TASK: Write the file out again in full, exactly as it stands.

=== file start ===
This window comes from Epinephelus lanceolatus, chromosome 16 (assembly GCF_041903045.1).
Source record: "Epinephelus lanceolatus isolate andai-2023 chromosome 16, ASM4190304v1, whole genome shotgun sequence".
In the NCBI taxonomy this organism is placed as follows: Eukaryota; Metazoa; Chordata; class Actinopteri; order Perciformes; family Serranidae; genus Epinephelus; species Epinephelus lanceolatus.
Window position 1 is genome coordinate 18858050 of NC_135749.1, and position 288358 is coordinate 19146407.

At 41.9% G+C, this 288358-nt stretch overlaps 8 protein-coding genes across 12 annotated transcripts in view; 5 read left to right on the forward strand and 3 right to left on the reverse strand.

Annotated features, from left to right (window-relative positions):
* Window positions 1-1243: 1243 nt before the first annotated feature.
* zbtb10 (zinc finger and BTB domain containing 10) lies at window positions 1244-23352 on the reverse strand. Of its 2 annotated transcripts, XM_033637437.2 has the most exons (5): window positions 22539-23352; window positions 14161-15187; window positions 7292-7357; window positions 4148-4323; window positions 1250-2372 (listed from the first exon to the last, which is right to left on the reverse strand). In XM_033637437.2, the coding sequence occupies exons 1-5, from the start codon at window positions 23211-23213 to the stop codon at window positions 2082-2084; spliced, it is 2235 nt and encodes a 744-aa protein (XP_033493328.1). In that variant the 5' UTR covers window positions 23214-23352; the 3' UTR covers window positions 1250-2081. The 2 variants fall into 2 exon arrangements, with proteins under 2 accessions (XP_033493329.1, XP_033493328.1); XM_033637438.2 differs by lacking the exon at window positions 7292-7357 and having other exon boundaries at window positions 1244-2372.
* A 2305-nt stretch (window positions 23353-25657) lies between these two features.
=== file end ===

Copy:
This window comes from Epinephelus lanceolatus, chromosome 16 (assembly GCF_041903045.1).
Source record: "Epinephelus lanceolatus isolate andai-2023 chromosome 16, ASM4190304v1, whole genome shotgun sequence".
In the NCBI taxonomy this organism is placed as follows: Eukaryota; Metazoa; Chordata; class Actinopteri; order Perciformes; family Serranidae; genus Epinephelus; species Epinephelus lanceolatus.
Window position 1 is genome coordinate 18858050 of NC_135749.1, and position 288358 is coordinate 19146407.

At 41.9% G+C, this 288358-nt stretch overlaps 8 protein-coding genes across 12 annotated transcripts in view; 5 read left to right on the forward strand and 3 right to left on the reverse strand.

Annotated features, from left to right (window-relative positions):
* Window positions 1-1243: 1243 nt before the first annotated feature.
* zbtb10 (zinc finger and BTB domain containing 10) lies at window positions 1244-23352 on the reverse strand. Of its 2 annotated transcripts, XM_033637437.2 has the most exons (5): window positions 22539-23352; window positions 14161-15187; window positions 7292-7357; window positions 4148-4323; window positions 1250-2372 (listed from the first exon to the last, which is right to left on the reverse strand). In XM_033637437.2, the coding sequence occupies exons 1-5, from the start codon at window positions 23211-23213 to the stop codon at window positions 2082-2084; spliced, it is 2235 nt and encodes a 744-aa protein (XP_033493328.1). In that variant the 5' UTR covers window positions 23214-23352; the 3' UTR covers window positions 1250-2081. The 2 variants fall into 2 exon arrangements, with proteins under 2 accessions (XP_033493329.1, XP_033493328.1); XM_033637438.2 differs by lacking the exon at window positions 7292-7357 and having other exon boundaries at window positions 1244-2372.
* A 2305-nt stretch (window positions 23353-25657) lies between these two features.